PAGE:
Tobiloba Adesokan: My shattered American Dream – Confessions of a 16-year-old (30 Days, 30 Voices)

by Tobiloba Adesokan

Tobiloba Adesokan

I was never at the top of my class in my high school, but I made up my mind that my time in university would be worth it. When I left, they would remember my name. Not only as the valedictorian of the class, but as the girl who had amazing leadership skills. I was going to leave my mark. 

The jig is up. It’s the end of the road. What next? If I had asked myself this question a few years ago, my answer would have definitely been America.   My lifelong dream had always been to study abroad. I knew that one day, I too would be among those drinking Starbucks every morning and shopping in grand malls.

I went to an American school and this made me want to get out of Nigeria even more! I was counting down the years and it was almost time. My parents were always in general support of the idea, but were now beginning to have a rethink. The result of this ‘rethink’ was a very disappointing “NO”.

I cried and pleaded for them to change their minds. But it just seemed like the more tears I shed, the deeper their roots sunk into the soil of their horrific decision. They tried to explain the reasons behind their actions; reasons like: “We want you to be nearer home for as long as possible”, “It’s too expensive”, and many more. All these made little sense to me. They tried to make me understand, but my mind refused to listen to anything that was said.

My heart bled for a while after. Why hadn’t they told me a long time ago so my hopes weren’t up? Why hadn’t they put me in a Nigerian school if they wanted me to study here? Why was I an American citizen if nothing was going to come out of it? Where was I going to stand beside all my friends who were England or American bred?  I had so many unanswered questions that I was never bold enough to ask.

The thought of running away and finding my own ticket to The States seemed very tempting at the time. I would dream of all the opportunities I would be losing by staying back and the longing to go kept getting stronger.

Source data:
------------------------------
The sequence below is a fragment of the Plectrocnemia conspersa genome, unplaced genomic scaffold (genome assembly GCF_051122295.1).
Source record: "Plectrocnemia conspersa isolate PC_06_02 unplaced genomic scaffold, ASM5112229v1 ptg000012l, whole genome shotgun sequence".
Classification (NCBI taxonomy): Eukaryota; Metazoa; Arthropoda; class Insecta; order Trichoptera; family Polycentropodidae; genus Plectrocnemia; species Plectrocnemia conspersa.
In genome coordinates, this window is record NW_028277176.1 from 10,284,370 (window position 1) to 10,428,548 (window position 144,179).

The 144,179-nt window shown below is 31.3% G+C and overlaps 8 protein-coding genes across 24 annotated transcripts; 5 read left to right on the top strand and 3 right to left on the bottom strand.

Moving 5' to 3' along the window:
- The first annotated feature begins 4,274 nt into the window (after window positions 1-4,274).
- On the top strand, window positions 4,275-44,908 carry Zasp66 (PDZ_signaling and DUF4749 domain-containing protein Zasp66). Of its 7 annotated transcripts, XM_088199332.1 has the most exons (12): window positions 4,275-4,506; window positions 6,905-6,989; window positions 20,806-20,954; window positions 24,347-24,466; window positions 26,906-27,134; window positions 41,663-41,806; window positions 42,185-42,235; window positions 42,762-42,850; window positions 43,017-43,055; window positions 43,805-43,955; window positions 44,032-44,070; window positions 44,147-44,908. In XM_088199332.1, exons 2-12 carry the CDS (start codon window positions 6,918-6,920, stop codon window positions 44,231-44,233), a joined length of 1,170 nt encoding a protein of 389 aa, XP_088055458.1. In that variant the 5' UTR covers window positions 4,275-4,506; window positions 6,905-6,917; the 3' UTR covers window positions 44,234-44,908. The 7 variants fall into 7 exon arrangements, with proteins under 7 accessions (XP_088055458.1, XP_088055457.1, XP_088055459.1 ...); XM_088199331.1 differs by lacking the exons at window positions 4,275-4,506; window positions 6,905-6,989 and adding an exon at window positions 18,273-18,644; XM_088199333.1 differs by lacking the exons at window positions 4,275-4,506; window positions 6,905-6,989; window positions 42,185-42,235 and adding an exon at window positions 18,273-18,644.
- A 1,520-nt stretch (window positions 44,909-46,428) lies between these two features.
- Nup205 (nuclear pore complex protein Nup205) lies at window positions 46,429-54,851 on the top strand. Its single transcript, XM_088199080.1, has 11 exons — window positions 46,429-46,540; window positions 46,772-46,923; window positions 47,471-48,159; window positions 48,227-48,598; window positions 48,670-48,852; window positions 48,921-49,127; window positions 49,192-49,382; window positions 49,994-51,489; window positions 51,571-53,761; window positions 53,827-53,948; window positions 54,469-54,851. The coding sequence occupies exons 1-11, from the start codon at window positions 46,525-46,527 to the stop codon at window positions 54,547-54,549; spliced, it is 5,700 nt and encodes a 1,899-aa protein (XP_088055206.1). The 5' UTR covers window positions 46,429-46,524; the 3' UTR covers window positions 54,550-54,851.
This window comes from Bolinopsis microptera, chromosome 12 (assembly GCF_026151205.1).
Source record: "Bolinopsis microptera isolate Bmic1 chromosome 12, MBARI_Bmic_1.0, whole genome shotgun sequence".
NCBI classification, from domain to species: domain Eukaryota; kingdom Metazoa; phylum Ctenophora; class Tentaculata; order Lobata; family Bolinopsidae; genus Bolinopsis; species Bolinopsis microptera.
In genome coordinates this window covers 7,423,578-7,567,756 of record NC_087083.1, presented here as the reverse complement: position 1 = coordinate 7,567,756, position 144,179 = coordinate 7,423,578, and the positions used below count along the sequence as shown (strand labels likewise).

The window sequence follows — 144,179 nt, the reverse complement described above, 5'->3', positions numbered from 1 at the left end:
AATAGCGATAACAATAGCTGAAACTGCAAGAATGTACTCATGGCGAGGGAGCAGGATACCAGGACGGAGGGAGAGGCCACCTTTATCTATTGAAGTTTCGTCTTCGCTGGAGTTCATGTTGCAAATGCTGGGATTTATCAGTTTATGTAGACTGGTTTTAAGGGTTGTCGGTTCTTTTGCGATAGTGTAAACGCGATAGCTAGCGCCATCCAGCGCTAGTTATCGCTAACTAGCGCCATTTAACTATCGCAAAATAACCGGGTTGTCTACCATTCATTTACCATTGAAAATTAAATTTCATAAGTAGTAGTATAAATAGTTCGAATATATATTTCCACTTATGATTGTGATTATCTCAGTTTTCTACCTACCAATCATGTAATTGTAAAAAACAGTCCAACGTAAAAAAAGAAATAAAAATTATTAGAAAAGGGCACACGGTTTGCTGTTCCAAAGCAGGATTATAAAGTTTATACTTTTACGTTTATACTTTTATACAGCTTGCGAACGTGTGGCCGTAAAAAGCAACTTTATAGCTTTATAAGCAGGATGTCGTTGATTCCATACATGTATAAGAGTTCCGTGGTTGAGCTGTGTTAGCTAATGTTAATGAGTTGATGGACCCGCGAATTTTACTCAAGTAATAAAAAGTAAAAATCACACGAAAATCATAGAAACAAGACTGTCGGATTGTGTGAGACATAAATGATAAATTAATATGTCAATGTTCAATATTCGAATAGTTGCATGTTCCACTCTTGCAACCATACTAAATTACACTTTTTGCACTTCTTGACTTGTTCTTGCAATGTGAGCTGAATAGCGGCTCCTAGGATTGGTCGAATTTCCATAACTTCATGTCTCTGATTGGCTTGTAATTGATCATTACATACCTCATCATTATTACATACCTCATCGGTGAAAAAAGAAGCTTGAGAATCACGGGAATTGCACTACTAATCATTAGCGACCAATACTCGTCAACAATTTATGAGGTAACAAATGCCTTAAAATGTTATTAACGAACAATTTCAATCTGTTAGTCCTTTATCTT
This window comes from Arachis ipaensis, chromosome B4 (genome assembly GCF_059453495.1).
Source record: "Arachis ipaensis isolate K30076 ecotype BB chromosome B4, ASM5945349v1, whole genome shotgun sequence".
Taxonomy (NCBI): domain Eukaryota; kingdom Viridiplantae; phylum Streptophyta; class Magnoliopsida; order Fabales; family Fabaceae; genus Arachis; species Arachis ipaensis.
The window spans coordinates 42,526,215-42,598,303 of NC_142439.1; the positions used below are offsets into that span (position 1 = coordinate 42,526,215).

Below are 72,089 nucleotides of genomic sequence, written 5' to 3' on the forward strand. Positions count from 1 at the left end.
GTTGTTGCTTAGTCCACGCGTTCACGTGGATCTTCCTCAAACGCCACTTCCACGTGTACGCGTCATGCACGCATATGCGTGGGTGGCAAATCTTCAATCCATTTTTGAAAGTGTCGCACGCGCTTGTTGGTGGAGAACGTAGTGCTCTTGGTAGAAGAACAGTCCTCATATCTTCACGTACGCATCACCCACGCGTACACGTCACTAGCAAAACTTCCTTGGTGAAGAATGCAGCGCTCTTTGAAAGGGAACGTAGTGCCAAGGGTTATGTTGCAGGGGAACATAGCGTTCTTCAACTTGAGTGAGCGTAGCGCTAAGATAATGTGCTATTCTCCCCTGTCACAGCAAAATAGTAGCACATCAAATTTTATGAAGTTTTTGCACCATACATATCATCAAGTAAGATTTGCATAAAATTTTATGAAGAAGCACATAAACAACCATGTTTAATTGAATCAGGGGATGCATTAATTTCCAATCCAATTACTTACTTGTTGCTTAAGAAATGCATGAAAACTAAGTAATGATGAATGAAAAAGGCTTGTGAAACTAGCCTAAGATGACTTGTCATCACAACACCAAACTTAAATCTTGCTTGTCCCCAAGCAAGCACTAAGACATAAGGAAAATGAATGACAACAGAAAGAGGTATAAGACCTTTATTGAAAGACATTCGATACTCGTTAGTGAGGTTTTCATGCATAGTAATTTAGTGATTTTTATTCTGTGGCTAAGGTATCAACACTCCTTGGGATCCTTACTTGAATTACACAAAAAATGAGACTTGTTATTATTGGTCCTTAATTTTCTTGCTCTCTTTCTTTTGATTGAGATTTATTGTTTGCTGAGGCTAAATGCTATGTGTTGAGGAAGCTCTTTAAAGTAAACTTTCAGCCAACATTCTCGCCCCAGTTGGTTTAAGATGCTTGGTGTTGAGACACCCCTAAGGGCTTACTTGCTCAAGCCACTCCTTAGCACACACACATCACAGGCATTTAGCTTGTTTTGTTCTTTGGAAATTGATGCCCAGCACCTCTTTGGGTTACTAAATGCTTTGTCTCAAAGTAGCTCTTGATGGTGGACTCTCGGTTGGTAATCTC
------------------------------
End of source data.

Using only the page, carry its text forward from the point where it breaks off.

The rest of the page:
While all this was going on in my head and at home, being in school did not tame this longing. My friends would boast about the schools they were going to and when it came to my turn, I would be too ashamed to talk. The words ‘I am going to a Nigerian university’ sounded so alien in my mouth. I would have never imagined in a million years that I, Tobi Adesokan, would spend the four most important years of my life in this country.

When I shared my thoughts with people, especially adults, they replied, “Are the people studying here not human beings? Are they not doctors? Are they not lawyers?” But that was not the point. Far from it. The point was that my lifelong dream had been shattered into pieces.

Why did I want to leave this country so bad? More than often, I had heard that quality of education outside Nigeria was very sound. I had also heard it created so many job opportunities and opened so many doors to success. So with all this I thought again… Did my parents not want me to be successful?

My thoughts kept on running, but my mouth was kept shut. This internal conflict I was experiencing had to stop or else I would go bonkers. Soon enough, it seemed like my wish was granted. You could say I had a slight change in the way I looked at things.  A certain someone helped change my outlook on life.

She made me understand that it wasn’t the school you went to or where you were that made you who you are. Who you were was made up of a million other things. Things like what you fed your mind. Things like your relationship with God. Things like the kind of people you hung out with, and many more. She also made me see that there were some very good schools here in Nigeria which could also get me a solid job in the future.

I finally had to face reality. No matter how many tears I shed, or how many hours I begged, I was stuck here. And I decided that I might as well go with it. I decided that wherever I was going to be, I was going to be the best. I was never at the top of my class in my high school, but I made up my mind that my time in university would be worth it. When I left, they would remember my name. Not only as the valedictorian of the class, but as the girl who had amazing leadership skills. I was going to leave my mark.

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Tobiloba Adesokan has just finished 10th grade at the American Christian Academy, Ibadan.

 

Op-ed pieces and contributions are the opinions of the writers only and do not represent the opinions of Y!/YNaija.

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